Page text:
We had plenty of room, but the other couch held eight people sitting in the television’s skyscape glow as scenes from the movie flecked their rapt faces. Maybe that couch attracted the stupid spies because the movie wasn’t that great, with corny pratfall gags and a juvenile sexual undercurrent that placed scantily-clad women fighting or tricking the agents or being tricked; the spies mingling around us made fun of it, and the room grew rowdier, lookout-loud.
My sister would sneak out late, after midnight. I’d hear her door open, then watch through my bedroom window to see her run down the end of our dark, curving driveway. Then headlights through the trees. She would come home a few hours later and run a bath. The noise of the pipes in the wall next to my room would wake me again. From the hall I could see the thick line of light under the door, smell her sweet vanilla bubble bath. One night, I opened the door and saw her floating in there, drunk, her wet red hair sticking to her flushed face and shoulders. She kept her eyes closed until I said her name.
“Hey, Angie-love,” she said.
“It's late,” I said.
“What do you want for breakfast? I can make pancakes.”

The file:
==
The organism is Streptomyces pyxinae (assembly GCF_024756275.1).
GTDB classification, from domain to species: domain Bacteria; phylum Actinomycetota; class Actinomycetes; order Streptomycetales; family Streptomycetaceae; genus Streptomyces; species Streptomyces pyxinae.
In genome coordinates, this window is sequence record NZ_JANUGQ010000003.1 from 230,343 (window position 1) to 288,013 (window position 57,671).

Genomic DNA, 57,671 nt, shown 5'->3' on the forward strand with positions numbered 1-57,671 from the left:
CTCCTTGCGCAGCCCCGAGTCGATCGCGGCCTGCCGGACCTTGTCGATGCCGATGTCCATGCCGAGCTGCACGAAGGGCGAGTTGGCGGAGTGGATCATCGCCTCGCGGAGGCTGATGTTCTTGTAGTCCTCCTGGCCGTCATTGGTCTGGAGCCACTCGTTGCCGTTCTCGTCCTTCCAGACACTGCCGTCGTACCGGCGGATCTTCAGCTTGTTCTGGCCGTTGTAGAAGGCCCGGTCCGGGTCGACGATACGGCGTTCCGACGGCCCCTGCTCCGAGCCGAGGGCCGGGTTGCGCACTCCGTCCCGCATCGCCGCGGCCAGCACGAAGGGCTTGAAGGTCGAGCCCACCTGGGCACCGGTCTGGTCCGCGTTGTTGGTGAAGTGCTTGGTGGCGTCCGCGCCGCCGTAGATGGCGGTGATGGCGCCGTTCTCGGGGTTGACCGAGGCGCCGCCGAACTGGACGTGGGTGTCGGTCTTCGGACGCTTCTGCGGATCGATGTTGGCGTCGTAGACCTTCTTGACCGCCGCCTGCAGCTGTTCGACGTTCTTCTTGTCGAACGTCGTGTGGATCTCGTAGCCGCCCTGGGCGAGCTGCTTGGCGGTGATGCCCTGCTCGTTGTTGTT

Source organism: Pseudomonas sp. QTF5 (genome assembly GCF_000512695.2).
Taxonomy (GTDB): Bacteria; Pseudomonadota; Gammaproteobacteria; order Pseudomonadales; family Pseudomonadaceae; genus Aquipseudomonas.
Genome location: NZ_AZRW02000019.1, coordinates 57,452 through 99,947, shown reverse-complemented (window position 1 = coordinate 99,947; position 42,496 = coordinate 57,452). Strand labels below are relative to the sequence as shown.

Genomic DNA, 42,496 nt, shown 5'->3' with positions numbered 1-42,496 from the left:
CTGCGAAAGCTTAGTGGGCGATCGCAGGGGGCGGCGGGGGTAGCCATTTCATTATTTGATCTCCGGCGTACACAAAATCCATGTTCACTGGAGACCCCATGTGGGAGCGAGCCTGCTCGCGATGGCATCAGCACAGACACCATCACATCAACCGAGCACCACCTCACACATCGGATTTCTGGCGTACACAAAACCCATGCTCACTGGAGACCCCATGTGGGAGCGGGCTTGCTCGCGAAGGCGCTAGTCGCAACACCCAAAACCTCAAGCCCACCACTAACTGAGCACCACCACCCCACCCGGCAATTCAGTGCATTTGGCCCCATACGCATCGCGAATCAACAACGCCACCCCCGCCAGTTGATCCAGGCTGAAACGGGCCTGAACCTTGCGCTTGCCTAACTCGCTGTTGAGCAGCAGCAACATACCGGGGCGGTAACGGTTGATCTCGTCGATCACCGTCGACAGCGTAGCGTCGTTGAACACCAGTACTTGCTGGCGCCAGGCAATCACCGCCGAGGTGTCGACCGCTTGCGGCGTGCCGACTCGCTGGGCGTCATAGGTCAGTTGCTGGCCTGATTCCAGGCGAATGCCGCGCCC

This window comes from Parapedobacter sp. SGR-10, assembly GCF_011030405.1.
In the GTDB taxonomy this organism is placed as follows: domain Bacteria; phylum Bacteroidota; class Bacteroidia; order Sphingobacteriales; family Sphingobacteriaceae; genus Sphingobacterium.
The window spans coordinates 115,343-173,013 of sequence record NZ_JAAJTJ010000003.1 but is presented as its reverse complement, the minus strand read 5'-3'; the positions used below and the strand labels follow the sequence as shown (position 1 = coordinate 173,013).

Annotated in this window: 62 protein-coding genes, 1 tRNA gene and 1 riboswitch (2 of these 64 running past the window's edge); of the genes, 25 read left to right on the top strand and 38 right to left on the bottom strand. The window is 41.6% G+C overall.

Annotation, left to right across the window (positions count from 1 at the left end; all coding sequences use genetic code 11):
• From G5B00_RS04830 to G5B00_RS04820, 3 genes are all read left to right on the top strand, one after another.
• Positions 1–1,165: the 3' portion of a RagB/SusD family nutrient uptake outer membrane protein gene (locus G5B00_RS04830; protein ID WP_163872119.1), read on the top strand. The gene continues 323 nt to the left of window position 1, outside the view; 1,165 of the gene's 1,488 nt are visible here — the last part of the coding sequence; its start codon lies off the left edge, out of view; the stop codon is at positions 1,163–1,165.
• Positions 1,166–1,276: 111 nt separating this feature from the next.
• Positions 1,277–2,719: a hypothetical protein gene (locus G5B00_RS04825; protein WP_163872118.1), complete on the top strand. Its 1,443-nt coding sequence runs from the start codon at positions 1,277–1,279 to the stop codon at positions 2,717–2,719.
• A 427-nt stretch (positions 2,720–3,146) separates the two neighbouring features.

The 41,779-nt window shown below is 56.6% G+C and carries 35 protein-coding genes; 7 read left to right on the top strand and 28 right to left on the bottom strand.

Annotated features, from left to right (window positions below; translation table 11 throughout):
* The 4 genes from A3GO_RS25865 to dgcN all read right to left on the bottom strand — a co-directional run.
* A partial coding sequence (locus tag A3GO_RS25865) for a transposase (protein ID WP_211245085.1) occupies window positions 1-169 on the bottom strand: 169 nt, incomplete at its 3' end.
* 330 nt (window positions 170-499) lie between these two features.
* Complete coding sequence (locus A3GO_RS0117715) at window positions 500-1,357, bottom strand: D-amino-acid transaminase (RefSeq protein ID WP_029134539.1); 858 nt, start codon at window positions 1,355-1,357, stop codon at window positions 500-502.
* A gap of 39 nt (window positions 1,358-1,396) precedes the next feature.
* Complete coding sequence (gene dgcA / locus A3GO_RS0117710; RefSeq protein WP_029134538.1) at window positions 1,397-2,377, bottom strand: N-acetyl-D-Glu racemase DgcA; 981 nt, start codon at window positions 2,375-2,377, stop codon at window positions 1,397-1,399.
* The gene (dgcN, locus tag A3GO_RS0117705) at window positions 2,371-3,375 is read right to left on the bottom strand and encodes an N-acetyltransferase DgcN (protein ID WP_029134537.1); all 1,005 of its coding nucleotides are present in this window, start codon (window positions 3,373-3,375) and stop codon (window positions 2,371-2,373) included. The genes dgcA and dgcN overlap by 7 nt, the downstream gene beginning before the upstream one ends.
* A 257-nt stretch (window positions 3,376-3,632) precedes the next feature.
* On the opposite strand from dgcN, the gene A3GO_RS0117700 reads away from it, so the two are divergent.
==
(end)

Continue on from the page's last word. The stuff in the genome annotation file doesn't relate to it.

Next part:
“Breakfast is always good, Angie-love,” she said.
It wasn’t supposed to happen that way. My son Zack was a junior counselor, not even sixteen till August. The camp hired him at such a young age only because he had completed lifeguard training. Learn to swim, we’d told him. Learn to ride a bike! Deliver things! The wave pool is hiring. We told him so many things. Put your pennies in a piggy bank. Save for a car! All the little children, red and yellow, black and white, they are precious in his sight! Leather craft, BB guns, nature walks in the arroyo, what could be so hard about that?
Whenever my mother explains why she does things she resents having to do she says, noblesse oblige, nobility demands it. She tells me we have a certain responsibility. We must live up to it.
“You should have forgotten their names by now,” Mike said.
He sat in the driver’s seat like it was a living room chair, his left leg jackknifed under his right.
“You mean I shouldn’t mention them,” Kat said.
“I mean they should be ghosts.”